4

I have two databases, both owned by sa. All objects in both databases are in schema dbo.

I have a user bob in dbSafe who needs to select from a view that joins tables from both dbSafe and dbRestricted. I don't want to grant bob direct permission to those tables in dbRestricted, since they contain columns I don't want bob to see.

I've granted bob SELECT permission on the view, and SET DB_CHAINING ON for both databases, but I'm still getting an error:

The server principal "bob" is not able to access the database "dbRestricted" under the current security context.

Am I misunderstanding what cross-database chaining does?

If the source object in the source database and the target objects in the target databases are owned by the same login account, SQL Server does not check permissions on the target objects.

Can database chaining work in this scenario, with database owner sa and schema dbo? Or does it have to be an explicit login account/non-default schema?

The accepted answer to this question suggests creating a view in dbRestricted and assigning direct permission to bob, would that work in this case? What if adding a view to that database isn't an option for me (due to developer/vendor restrictions)? Isn't that what cross-database chaining is for?

4

You need to create a user for bob in dbRestricted. You do not need to grant bob access to the table in dbRestricted.

This minimally complete verifiable example shows this in action:

USE master;
CREATE DATABASE db_a;
ALTER DATABASE db_a SET DB_CHAINING ON;
CREATE DATABASE db_b;
ALTER DATABASE db_b SET DB_CHAINING ON;
CREATE LOGIN db_a_login WITH PASSWORD = 'aasdfasdfasdf78723%';
GO

USE db_a;
CREATE TABLE dbo.t
(
    someval varchar(10) NOT NULL
);
INSERT INTO dbo.t (someval) VALUES ('db_a');

CREATE USER db_a_login FOR LOGIN db_a_login;

USE db_b;
CREATE TABLE dbo.t
(
    someval varchar(10) NOT NULL
);
INSERT INTO dbo.t (someval) VALUES ('db_b');
CREATE USER db_a_login FOR LOGIN db_a_login;


USE db_a;
GO
CREATE VIEW dbo.both_t
AS
SELECT *
FROM db_a.dbo.t
UNION ALL
SELECT *
FROM db_b.dbo.t;
GO
GRANT SELECT ON dbo.both_t TO db_a_login;
GRANT SELECT ON dbo.t TO db_a_login;
GO

EXECUTE AS LOGIN = 'db_a_login';
SELECT *
FROM dbo.both_t;
REVERT
╔═════════╗
║ someval ║
╠═════════╣
║ db_a    ║
║ db_b    ║
╚═════════╝

If we remove cross-database-ownership-chaining, we see this fails:

ALTER DATABASE db_a SET DB_CHAINING OFF;
ALTER DATABASE db_b SET DB_CHAINING OFF;

EXECUTE AS LOGIN = 'db_a_login';
SELECT *
FROM dbo.both_t;
REVERT

Msg 229, Level 14, State 5, Line 50
The SELECT permission was denied on the object 't', database 'db_b', schema 'dbo'.

Use this to clean up afterwards:

USE master;
IF EXISTS (SELECT 1 FROM sys.databases d WHERE d.name = 'db_a') 
DROP DATABASE db_a;
IF EXISTS (SELECT 1 FROM sys.databases d WHERE d.name = 'db_b')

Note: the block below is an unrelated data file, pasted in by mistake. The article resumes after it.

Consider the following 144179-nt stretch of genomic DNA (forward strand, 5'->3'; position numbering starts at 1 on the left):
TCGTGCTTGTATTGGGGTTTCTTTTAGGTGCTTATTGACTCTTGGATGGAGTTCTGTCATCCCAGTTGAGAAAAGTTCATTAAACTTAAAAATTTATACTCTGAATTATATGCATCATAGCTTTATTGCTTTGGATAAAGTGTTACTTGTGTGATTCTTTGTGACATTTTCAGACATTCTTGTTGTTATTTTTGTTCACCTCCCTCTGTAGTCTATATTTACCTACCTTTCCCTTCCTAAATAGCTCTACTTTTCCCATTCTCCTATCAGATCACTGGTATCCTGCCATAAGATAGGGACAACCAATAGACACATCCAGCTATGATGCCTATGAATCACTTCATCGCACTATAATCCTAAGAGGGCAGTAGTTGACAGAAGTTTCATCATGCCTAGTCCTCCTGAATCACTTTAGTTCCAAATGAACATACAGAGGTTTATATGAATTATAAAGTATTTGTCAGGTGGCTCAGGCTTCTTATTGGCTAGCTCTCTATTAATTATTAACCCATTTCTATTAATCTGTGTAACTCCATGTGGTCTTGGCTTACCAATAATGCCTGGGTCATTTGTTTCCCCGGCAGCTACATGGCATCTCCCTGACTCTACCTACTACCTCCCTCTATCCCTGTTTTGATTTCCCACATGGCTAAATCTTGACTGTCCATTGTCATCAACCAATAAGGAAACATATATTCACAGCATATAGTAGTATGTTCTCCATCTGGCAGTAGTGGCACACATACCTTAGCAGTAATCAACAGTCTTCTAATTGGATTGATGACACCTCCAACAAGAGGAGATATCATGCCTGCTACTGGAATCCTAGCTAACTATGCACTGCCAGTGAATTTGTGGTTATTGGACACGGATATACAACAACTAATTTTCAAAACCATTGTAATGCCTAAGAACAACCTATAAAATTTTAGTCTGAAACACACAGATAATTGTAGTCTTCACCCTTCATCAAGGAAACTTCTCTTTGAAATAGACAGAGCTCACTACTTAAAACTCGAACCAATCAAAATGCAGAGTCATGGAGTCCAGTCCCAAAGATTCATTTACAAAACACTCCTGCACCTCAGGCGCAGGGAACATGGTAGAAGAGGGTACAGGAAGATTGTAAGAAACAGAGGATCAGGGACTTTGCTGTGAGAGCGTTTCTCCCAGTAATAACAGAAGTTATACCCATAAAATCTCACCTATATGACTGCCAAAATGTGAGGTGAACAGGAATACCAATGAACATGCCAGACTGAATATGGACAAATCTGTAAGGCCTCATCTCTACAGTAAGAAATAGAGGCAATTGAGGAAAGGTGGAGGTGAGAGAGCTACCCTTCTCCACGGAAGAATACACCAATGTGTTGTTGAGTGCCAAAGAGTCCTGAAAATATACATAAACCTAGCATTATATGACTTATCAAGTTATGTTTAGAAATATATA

DROP DATABASE db_b;
IF EXISTS (SELECT 1 FROM sys.server_principals sp WHERE sp.name = 'db_a_login') 
DROP LOGIN db_a_login;
GO
  • 1
    Brilliant, thank you sir. Just had to add the user and everything worked. – BradC Feb 14 '18 at 18:26
2

If, instead of a View, your user bob could either select from a multi-statement Table-Valued Function (TVF) or execute a Stored Procedure, then this can be done more securely (i.e. without enabling Cross-Database Ownership Chaining on either Database, and without creating a User for bob in dbRestricted).

The main problem with Cross-DB Ownership Chaining is that you can only restrict it by not creating an equivalent User in dbRestricted (i.e. emulating the situation which caused you to post this question). But any User in both DBs will now be able to have objects in this DB access objects in dbRestricted. Assuming that most (if not all) objects are in the dbo Schema, or a Schema owned by dbo, then that is pretty much everything. And, even if this View is the only object to access dbRestricted today, you can't prevent others from adding objects to this DB in the future that access objects in dbRestricted.

Instead of creating two potential security holes in your system, you can use Module Signing to accomplish this goal as securely as possible. I have example code showing how in the following answer, also here on DBA.SE:

Access view based on table in another database without account in that other database

  • Thanks, that looks like a useful technique as well. More secure, though not quite as simple. – BradC Feb 14 '18 at 21:02
  • @BradC True, not as simple, but also not much more work. It's really only a few steps. Most of the example code is just setting up the environment. But the actual steps are just: 1) create the certificate, 2) sign the module, 3) copy Certificate to other DB, 4) Create User from Certificate, and 5) Grant whatever permission(s) you want to the User. What you have already done is 3 steps, so that's only two steps more, and they are all easy steps. :-) – Solomon Rutzky Feb 14 '18 at 21:07

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